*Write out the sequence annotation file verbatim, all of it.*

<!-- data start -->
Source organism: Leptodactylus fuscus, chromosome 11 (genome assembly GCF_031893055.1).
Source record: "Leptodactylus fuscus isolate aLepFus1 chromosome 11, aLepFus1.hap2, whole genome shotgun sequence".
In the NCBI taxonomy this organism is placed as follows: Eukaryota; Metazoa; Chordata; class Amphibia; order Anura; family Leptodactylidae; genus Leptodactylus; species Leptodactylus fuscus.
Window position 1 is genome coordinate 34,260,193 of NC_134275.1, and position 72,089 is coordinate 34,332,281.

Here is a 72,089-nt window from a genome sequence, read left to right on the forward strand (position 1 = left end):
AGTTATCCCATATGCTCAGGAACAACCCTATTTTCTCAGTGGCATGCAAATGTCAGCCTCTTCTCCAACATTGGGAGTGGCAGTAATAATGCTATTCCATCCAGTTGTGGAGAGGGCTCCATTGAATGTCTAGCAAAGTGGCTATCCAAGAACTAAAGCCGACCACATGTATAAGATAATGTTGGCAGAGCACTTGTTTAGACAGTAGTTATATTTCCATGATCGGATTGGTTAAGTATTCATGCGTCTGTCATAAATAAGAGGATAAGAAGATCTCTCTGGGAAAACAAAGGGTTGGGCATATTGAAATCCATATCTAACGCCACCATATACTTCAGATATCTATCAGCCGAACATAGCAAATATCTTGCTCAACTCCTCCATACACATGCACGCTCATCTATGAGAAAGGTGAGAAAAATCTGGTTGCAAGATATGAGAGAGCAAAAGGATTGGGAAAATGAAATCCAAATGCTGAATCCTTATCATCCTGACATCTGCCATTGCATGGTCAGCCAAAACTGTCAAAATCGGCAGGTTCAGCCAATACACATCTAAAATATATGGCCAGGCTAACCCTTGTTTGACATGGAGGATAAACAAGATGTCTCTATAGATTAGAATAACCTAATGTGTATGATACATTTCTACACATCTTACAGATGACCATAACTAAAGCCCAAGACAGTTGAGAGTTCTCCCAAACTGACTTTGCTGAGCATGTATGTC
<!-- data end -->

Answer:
Source organism: Leptodactylus fuscus, chromosome 11 (genome assembly GCF_031893055.1).
Source record: "Leptodactylus fuscus isolate aLepFus1 chromosome 11, aLepFus1.hap2, whole genome shotgun sequence".
In the NCBI taxonomy this organism is placed as follows: Eukaryota; Metazoa; Chordata; class Amphibia; order Anura; family Leptodactylidae; genus Leptodactylus; species Leptodactylus fuscus.
Window position 1 is genome coordinate 34,260,193 of NC_134275.1, and position 72,089 is coordinate 34,332,281.

Here is a 72,089-nt window from a genome sequence, read left to right on the forward strand (position 1 = left end):
AGTTATCCCATATGCTCAGGAACAACCCTATTTTCTCAGTGGCATGCAAATGTCAGCCTCTTCTCCAACATTGGGAGTGGCAGTAATAATGCTATTCCATCCAGTTGTGGAGAGGGCTCCATTGAATGTCTAGCAAAGTGGCTATCCAAGAACTAAAGCCGACCACATGTATAAGATAATGTTGGCAGAGCACTTGTTTAGACAGTAGTTATATTTCCATGATCGGATTGGTTAAGTATTCATGCGTCTGTCATAAATAAGAGGATAAGAAGATCTCTCTGGGAAAACAAAGGGTTGGGCATATTGAAATCCATATCTAACGCCACCATATACTTCAGATATCTATCAGCCGAACATAGCAAATATCTTGCTCAACTCCTCCATACACATGCACGCTCATCTATGAGAAAGGTGAGAAAAATCTGGTTGCAAGATATGAGAGAGCAAAAGGATTGGGAAAATGAAATCCAAATGCTGAATCCTTATCATCCTGACATCTGCCATTGCATGGTCAGCCAAAACTGTCAAAATCGGCAGGTTCAGCCAATACACATCTAAAATATATGGCCAGGCTAACCCTTGTTTGACATGGAGGATAAACAAGATGTCTCTATAGATTAGAATAACCTAATGTGTATGATACATTTCTACACATCTTACAGATGACCATAACTAAAGCCCAAGACAGTTGAGAGTTCTCCCAAACTGACTTTGCTGAGCATGTATGTC